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Young Leaders’ Photographs Show the Challenges and Beauty of Wood River Valley
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Thursday, April 28, 2022
 

STORY AND PHOTOS BY KAREN BOSSICK

Patricia Ballesteros’ International Cowboy Cucina Restaurant was once a colorful restaurant boasting purples and greens, along with a menu of hamburgers and Central American dishes, such as tamales rolled in banana leaves.

But Johenny Ballesteros’ photographs of her mother’s restaurant include pictures of an empty room where the restaurant used to bustle with locals and tourists eager to try the Honduran specialties.

Ballesteros was given a month to vacate the premises in September 2021 after six years in business when her landlord increased her rent by 65 percent. And Johenny Ballesteros used her photographs to tell the unseen story of how increased rents are forcing business people in the Wood River Valley to shutter their businesses.

“It took my mother years to build her business. Then she had to close overnight because of rent going up,” said Johenny Ballesteros, a Wood River High School Senior who is headed to Santa Clara University next fall. “I used to see people there and tell them, ‘Welcome to my home.’ People knew my name, who I was then. Now my mother is cleaning houses.”

Ballesteros’ photo essay was part of a photo exhibition created by members of the I Have a Dream Foundation-Idaho Leadership Lab. The assignment was “Highlighting the Unseen of the Wood River Valley” and students hosted a Gallery Walk complete with wine, flavored waters and spinach dip to share their photos with the community.

“The idea was to give those in our leadership building group an opportunity to portray a concern or challenge in our valley through their eyes,” said Kris Stoffer, leadership development program facilitator for the group. “Some depicted parts of the valley that they thought others might take for granted.”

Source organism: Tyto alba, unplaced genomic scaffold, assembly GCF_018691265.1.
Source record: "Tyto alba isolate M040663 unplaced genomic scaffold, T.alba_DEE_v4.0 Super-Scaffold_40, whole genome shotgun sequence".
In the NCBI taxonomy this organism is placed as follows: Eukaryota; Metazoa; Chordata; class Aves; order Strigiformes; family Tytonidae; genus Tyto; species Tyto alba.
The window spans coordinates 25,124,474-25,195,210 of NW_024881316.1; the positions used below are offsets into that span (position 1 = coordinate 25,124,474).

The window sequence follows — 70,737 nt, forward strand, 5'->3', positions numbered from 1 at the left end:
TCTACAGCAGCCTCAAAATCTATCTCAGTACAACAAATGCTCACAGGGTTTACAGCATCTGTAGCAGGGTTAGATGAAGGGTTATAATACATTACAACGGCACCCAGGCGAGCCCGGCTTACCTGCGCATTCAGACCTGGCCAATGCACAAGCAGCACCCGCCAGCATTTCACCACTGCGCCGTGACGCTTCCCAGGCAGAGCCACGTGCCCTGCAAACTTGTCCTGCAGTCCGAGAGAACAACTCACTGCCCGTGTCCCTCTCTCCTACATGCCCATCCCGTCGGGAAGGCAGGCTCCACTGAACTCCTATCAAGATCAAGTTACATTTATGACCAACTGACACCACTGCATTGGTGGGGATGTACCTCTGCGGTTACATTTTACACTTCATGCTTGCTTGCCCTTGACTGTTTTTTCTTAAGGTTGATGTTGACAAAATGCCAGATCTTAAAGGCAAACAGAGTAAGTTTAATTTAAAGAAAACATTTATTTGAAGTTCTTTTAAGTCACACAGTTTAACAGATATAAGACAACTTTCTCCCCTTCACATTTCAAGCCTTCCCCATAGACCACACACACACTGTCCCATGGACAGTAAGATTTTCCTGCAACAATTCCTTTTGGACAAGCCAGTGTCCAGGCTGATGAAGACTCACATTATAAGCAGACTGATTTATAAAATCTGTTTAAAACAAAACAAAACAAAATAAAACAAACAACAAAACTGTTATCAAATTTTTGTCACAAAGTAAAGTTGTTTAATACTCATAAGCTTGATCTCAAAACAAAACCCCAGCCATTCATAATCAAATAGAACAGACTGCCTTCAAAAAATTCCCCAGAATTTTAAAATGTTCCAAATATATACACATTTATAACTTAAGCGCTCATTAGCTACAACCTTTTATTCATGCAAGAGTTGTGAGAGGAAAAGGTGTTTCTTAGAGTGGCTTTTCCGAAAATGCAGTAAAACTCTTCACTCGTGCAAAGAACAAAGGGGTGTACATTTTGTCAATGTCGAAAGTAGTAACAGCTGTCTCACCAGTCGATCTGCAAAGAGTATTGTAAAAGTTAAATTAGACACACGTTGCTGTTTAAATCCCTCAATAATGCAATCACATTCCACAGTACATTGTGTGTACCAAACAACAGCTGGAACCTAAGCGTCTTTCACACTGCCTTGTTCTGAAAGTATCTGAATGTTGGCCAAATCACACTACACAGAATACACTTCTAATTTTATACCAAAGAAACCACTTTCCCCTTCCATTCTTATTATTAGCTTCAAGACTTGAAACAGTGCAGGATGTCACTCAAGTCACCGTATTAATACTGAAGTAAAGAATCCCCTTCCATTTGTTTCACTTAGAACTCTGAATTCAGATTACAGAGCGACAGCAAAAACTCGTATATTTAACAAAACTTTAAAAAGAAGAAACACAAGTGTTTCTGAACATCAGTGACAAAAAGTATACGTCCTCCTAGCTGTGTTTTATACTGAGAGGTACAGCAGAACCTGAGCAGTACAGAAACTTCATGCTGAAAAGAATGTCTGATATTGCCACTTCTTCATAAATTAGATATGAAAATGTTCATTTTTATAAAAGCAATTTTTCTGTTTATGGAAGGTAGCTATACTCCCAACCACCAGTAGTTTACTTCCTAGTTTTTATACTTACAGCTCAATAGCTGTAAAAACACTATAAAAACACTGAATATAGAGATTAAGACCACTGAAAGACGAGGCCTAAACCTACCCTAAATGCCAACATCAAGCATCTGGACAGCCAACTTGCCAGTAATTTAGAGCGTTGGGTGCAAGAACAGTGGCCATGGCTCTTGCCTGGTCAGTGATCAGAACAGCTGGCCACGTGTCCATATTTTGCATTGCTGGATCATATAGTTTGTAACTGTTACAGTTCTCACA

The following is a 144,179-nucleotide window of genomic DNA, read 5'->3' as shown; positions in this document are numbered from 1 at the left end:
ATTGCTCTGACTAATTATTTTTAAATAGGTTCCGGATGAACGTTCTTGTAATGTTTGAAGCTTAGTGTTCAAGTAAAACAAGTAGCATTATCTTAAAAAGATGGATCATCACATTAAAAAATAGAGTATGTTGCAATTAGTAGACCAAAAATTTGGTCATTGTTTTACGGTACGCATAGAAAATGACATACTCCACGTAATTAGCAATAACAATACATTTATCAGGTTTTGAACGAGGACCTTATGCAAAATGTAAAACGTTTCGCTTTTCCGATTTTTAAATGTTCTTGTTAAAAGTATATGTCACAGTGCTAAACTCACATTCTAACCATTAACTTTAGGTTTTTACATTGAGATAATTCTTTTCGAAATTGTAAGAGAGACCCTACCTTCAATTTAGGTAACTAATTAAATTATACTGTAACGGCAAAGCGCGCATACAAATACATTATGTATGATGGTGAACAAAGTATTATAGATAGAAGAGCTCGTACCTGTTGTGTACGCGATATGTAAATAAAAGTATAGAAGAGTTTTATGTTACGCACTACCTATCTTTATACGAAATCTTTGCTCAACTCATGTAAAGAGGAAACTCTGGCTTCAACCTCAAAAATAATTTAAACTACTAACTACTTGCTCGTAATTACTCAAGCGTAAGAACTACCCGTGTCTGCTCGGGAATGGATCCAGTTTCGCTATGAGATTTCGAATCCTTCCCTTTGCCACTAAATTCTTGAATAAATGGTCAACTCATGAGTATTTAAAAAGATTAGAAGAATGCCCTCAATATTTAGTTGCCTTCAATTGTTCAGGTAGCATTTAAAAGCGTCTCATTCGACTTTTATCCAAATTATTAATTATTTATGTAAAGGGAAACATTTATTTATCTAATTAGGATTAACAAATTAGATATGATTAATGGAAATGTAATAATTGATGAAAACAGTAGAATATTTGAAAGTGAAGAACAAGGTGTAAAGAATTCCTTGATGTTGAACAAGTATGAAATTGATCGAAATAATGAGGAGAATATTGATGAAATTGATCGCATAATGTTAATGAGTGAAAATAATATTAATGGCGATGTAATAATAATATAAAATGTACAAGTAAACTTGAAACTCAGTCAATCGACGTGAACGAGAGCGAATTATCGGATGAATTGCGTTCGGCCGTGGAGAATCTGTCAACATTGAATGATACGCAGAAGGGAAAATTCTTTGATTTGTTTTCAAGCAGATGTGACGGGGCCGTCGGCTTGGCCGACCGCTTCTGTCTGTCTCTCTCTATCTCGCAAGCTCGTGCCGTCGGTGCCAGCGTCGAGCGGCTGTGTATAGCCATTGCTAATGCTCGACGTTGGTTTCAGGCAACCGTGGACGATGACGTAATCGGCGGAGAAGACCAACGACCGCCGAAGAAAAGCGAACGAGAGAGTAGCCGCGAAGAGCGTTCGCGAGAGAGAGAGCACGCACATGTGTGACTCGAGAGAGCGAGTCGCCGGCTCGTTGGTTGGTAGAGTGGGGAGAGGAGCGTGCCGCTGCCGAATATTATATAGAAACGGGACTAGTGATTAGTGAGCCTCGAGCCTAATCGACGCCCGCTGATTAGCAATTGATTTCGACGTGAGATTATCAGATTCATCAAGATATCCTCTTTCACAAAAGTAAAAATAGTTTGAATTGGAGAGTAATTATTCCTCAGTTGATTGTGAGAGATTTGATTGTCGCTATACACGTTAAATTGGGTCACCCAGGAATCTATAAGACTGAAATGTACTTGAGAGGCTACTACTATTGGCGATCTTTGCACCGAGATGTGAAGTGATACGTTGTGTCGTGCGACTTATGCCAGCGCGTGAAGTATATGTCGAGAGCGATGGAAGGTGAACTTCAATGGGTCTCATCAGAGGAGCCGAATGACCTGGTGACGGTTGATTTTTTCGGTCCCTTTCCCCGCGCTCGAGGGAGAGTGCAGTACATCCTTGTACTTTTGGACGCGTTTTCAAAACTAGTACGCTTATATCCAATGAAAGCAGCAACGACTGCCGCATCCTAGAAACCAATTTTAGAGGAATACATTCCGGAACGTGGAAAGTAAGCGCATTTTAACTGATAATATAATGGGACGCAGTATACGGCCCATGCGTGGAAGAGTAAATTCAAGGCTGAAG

Juan Reyes, who plans to go into pre-med at the University of Chicago, decided to honor those who help keep the valley churning by showing their shoes. He captured the shoes of his father, who does a variety of jobs, from landscaping to snow shoveling.

“You think about the unique way in which they leave footprints,” he said.

Cesar Tellez photographed his mother’s sandals in their kitchen at home as he thought of the many roles she had to take on during the pandemic.

“We hope someone will look at these and think about walking a mile in someone else’s shoes,” he said.

Fernando Reyes captured scenes of the Big Wood River as he tried to show the places in which he finds peace and tranquility. Yameson de la Cruz showed the two faces of tourism as he provided a picture of bustling Ketchum and a photograph of Ketchum at slack with empty streets. And Olivia Camili shared photographs of snowshoeing to a yurt as she described what the newfound experience was like for her:

“I breathe in and out, seeing my breath

It is cold almost impossibly cold.

I think we’re lost but then I see our destination, a yurt …

Part of this impossibly beautiful earth.”

Fourteen students took part in the leadership program this year, said Stoffer. They met once a month after school, during which they learned about leadership skills and styles and listened to community leaders talk about their experiences. They also played role-playing games focused on leadership and discussed what leadership is.

“This project was a journey done both as individuals and as a group,” said Stoffer.

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